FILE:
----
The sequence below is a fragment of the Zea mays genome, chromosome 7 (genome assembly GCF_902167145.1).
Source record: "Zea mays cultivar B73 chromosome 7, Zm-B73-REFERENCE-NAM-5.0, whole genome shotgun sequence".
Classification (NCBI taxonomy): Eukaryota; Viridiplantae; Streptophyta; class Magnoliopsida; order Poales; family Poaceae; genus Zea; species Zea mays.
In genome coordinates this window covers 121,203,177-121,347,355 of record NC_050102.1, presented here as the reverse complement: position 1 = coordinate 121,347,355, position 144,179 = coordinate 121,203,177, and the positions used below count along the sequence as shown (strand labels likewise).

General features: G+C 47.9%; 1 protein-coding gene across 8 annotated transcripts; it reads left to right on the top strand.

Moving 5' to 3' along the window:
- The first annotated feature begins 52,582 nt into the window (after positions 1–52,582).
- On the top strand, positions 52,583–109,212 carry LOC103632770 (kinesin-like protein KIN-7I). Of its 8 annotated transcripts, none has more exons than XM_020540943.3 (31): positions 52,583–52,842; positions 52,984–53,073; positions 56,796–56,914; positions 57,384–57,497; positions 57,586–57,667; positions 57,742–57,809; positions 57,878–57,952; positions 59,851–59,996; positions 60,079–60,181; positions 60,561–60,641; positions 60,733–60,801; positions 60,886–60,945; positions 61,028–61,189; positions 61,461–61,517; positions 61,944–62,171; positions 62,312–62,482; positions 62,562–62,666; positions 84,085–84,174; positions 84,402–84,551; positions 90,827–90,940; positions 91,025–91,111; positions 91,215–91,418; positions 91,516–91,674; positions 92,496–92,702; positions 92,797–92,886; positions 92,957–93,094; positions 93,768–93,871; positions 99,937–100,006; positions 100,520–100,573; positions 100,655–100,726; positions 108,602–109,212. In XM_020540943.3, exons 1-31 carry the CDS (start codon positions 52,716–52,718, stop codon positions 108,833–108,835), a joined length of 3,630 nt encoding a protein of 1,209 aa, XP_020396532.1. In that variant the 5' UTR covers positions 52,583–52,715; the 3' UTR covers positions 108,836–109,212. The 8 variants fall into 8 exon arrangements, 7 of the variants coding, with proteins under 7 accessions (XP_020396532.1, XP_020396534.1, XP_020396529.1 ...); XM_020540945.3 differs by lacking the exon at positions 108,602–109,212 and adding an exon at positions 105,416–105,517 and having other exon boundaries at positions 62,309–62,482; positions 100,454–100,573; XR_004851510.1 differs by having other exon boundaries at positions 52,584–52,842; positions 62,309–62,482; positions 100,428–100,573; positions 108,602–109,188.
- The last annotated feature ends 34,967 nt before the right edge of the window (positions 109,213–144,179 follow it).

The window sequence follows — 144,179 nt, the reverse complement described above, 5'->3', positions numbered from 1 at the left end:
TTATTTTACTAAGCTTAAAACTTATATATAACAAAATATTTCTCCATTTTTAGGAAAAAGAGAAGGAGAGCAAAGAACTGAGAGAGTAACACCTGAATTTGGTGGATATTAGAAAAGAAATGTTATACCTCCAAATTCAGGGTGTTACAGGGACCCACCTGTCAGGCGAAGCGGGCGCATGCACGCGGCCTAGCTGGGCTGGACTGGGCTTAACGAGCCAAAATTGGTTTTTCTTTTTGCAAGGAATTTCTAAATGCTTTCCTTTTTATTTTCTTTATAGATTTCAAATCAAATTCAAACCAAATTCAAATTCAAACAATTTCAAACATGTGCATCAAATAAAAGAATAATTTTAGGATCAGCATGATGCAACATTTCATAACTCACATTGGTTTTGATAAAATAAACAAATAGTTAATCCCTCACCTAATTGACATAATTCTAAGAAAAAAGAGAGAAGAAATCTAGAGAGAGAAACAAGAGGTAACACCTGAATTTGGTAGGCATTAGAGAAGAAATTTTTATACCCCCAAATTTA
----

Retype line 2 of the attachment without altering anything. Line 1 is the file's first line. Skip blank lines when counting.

Source record: "Zea mays cultivar B73 chromosome 7, Zm-B73-REFERENCE-NAM-5.0, whole genome shotgun sequence".